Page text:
A unique set of circumstances—a large medical marijuana contingent, courtesy of a lenient interpretation of Proposition 215; Skid Row half-a-mile away; and an uncertain police force still reeling from the PR nightmares of past race riots—has led to this peculiarly relaxed and permissive atmosphere. In the absence of daily, visible LAPD hostility, the encampment has gone its own way—morphing into a melting pot of hardcore activists, young hedonists and society’s most dispossessed, including local homeless people, many with mental health and drug problems. Small-time drug dealers wasted no time in targeting the market.

The occupiers are acutely aware that the city’s tolerance could snap in a moment. Contingency plans, gas masks, meeting point if things turn ugly—these practical matters have largely displaced political issues as the talk of the makeshift town. Meantime, there are also peculiar problems unique to Los Angeles and OLA’s specific location that urgently need to be solved—not least of which is the bad rap they’re getting for noisy partying and the suggested use of illegal drugs. These problems are discussed daily on-site in Livestreamed General Assemblies and committee meetings, blog posts on the Occupy LA website, and in articles and comments in LA Weekly, the Los Angeles Times, and The Fix. It's surprising, to say the least, that the city council and LAPD claim ignorance of the drug angle.

Ironically, some occupiers have come to see the official hands-off policy as a mixed blessing. “If we had the same kind of external threats like Oakland and the other occupations have, we would have much more unity and camaraderie here in LA,” says Daniil Dillinger, a member of OLA’s web team. “There are kids in the minority here who feel alienated from the current system, so they come to us. But then they find that we’re a complicated mass of committees, everyone’s working all the time, the police don’t seem to care if they smell weed, the atmosphere’s pretty relaxed—and so they do what they like best: They drum and they party.”

As in New York, Oakland and other big-city encampments, drugs have been a constant presence. In fact, the park has been a magnet for the "professional homeless," the needy or greedy who persistent test the free-wheeling ethos of the encampment, which offers a place to sleep, free food, health services, a comfort station, even a library. Within days of occupying City Hall, street people started showing up—each for his or her own reasons—and thefts and violence soon followed. It took six policemen to put one raging man in a car and carry him off.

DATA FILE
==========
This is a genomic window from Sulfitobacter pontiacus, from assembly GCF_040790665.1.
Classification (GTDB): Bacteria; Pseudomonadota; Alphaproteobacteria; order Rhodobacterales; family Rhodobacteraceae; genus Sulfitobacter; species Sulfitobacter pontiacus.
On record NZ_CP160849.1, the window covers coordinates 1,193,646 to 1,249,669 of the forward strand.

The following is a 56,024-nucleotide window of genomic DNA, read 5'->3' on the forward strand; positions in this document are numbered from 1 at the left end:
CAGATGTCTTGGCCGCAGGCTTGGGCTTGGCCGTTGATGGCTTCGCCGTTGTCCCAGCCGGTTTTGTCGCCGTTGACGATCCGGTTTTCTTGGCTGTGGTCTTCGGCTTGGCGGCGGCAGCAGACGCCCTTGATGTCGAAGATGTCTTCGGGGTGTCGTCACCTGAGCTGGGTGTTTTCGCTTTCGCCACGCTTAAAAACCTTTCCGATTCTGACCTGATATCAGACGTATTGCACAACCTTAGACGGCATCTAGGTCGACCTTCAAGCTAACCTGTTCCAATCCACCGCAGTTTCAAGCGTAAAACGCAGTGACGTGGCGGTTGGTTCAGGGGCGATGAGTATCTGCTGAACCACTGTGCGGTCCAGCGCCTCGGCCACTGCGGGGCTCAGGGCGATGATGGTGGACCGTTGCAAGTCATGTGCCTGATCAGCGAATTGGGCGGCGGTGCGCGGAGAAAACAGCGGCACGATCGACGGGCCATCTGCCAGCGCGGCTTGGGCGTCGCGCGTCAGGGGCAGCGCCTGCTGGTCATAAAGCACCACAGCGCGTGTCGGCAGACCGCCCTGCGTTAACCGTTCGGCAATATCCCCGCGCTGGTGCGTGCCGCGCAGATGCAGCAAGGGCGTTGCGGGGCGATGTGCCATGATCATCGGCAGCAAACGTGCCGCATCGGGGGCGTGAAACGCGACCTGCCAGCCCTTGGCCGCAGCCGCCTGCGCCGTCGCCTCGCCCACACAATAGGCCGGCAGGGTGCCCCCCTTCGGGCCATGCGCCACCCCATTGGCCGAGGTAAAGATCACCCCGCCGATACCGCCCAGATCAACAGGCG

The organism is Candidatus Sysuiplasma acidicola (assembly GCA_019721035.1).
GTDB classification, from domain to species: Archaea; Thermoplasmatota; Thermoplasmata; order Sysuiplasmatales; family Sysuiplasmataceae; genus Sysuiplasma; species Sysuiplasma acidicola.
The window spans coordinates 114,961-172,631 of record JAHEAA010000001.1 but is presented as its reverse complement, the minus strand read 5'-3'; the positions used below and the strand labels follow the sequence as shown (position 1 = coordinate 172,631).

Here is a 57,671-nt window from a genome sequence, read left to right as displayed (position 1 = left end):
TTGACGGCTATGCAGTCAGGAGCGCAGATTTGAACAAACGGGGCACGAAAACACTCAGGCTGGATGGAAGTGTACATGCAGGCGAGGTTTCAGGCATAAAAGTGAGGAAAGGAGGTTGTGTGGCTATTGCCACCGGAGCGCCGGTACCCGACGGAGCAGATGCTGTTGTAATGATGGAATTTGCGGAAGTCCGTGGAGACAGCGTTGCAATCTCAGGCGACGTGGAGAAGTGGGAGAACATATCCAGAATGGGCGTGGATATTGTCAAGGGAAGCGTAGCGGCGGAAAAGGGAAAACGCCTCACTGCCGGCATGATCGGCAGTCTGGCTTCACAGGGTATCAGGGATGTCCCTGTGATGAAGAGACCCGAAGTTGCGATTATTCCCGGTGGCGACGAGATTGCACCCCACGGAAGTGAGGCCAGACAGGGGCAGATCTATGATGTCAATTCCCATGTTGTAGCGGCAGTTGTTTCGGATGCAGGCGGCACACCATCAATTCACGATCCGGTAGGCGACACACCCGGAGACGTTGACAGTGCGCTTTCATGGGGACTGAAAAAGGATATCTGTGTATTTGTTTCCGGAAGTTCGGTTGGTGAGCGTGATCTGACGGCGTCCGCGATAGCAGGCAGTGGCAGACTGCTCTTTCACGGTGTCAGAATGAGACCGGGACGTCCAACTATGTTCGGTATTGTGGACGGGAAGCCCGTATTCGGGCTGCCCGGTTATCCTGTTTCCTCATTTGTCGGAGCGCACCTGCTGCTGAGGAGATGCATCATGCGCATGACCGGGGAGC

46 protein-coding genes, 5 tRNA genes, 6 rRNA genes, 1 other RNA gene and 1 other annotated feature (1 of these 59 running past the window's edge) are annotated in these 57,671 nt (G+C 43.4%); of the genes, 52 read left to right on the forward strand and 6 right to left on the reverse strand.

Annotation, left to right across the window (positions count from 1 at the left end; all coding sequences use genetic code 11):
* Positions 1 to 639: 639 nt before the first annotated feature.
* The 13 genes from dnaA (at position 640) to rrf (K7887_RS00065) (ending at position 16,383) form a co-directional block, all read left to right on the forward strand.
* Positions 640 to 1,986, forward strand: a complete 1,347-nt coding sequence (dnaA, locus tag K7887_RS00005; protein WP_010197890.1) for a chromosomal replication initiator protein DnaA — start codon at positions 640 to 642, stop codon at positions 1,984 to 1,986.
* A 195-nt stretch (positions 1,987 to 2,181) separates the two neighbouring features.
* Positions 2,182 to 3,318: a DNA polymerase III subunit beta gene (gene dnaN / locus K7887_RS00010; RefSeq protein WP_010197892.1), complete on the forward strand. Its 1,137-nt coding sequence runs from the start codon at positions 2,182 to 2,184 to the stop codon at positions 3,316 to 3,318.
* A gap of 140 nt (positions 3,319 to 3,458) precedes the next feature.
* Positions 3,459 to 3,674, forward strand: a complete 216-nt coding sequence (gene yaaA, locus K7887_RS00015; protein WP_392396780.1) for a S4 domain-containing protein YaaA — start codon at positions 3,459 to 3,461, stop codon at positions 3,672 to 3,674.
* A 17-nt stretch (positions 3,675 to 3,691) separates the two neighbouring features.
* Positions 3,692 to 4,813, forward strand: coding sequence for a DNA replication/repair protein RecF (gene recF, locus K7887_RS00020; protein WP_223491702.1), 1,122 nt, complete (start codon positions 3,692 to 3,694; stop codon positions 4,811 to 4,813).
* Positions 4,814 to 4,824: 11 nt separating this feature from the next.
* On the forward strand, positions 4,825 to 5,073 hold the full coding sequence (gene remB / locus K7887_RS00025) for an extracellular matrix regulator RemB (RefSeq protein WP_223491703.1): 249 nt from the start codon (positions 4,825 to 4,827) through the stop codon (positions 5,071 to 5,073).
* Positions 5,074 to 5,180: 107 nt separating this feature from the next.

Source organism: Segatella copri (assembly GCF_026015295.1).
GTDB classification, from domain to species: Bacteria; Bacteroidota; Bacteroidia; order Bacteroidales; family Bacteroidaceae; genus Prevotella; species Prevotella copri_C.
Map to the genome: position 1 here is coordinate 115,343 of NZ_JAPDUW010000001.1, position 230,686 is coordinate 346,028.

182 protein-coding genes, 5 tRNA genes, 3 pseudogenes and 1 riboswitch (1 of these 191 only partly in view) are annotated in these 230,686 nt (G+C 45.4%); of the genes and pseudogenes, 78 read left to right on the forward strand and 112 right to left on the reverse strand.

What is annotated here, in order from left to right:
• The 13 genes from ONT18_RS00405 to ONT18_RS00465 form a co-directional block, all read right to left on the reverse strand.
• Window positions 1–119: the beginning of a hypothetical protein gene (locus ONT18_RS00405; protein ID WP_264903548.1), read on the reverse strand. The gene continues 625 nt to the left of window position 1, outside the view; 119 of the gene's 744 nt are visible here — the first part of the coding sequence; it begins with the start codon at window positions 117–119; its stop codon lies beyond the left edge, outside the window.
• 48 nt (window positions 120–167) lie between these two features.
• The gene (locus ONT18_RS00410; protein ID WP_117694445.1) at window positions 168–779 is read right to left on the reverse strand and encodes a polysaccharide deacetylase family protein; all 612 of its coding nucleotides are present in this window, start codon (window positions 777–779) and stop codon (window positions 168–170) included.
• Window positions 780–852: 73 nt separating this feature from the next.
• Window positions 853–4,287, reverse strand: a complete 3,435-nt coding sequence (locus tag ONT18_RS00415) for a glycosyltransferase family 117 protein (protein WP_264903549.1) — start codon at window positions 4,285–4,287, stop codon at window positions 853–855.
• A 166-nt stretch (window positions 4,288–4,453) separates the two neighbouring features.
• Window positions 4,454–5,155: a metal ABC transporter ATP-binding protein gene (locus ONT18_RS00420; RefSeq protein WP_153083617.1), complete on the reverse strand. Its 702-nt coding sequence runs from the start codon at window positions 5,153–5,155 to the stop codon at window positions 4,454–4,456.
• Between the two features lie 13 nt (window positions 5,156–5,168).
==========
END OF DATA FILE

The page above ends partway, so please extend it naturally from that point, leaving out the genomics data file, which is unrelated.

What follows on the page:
OLA’s Head of Security, Emilio Arreola says, “If I see the hard shit—heroin, crack—I throw those people out. But marijuana? I don’t have the legal right to enforce that.” Arreola estimates that of 370 residents living on-site full time, about 40 are from Skid Row, while 20 are “kids who don’t know how to act. We try to take care of them, but that’s what the media picks up on. They don’t see the majority of us running the show and doing our best to keep the movement together.”

They’re working overtime on what PR pundits call counter-messaging. Last week, the group rolled out a new slogan: “More Revolution, Less Party”—posted on its website and handed out on flyers. The silk-screen printers are designing new logos with a similar theme to adorn a mass of donated clothes, bed sheets and bandanas. A tent village, housing the media team, has a whiteboard propped outside: “Don’t ask us for cigarettes. The only thing we can give you is the news. MORE REVOLUTION, LESS PARTY!” It echoes similar signs which were posted all over Madrid for the 15th May movement, the precursor to Occupy Wall Street. Giant signs on the plaza read "REVOLUCIón NO BOTTELLón!" (“REVOLUTION, no PARTYING”). The party has continued, but more discreetly, according to Esteban Gil, a Berkeley graduate who works on the Facilitation Committee here in LA.

But the spillover from Skid Row has proved less amenable to slogans than the tribe of kids. Yet OLA has shrewdly asked for help from Skid Row advocacy groups like LA-CAN (Los Angeles Community Action Network); together, they launched a Skid Row-focused “Occupy the Hood” affinity group and instituted a policy of self-policing, with the result that safety and security have improved—give or take a crazy assault or two. “A good number [of Skid Row residents] are awesome and help us out with other Skid Row people,” Arreola tells me. “They have their own way of dealing with that shit."

Suddenly a young girl with a determined jaw interrupts. “I think it’s weird to call out all the different groups here. We’re all the 99%,” she says.

“When the city council supported Occupy LA, they were supporting the 99%—and that includes the homeless,” Dennison says. “But it’s not surprising that once all these Skid Row folks most affected by local politics started to emerge, the attitude changed.”

If all politics is local, then the proposition that “we’re all the 99%” is increasingly debatable—especially in the Los Angeles City Council. The group’s early enthusiasm for OLA, when it looked like a relatively homogenous group of earnest if discontent college-educated children of the middle-class, has waned as the encampment became home to the pot-smoking, drum-beating kids and assorted representatives of the generally invisible and ignored underclass.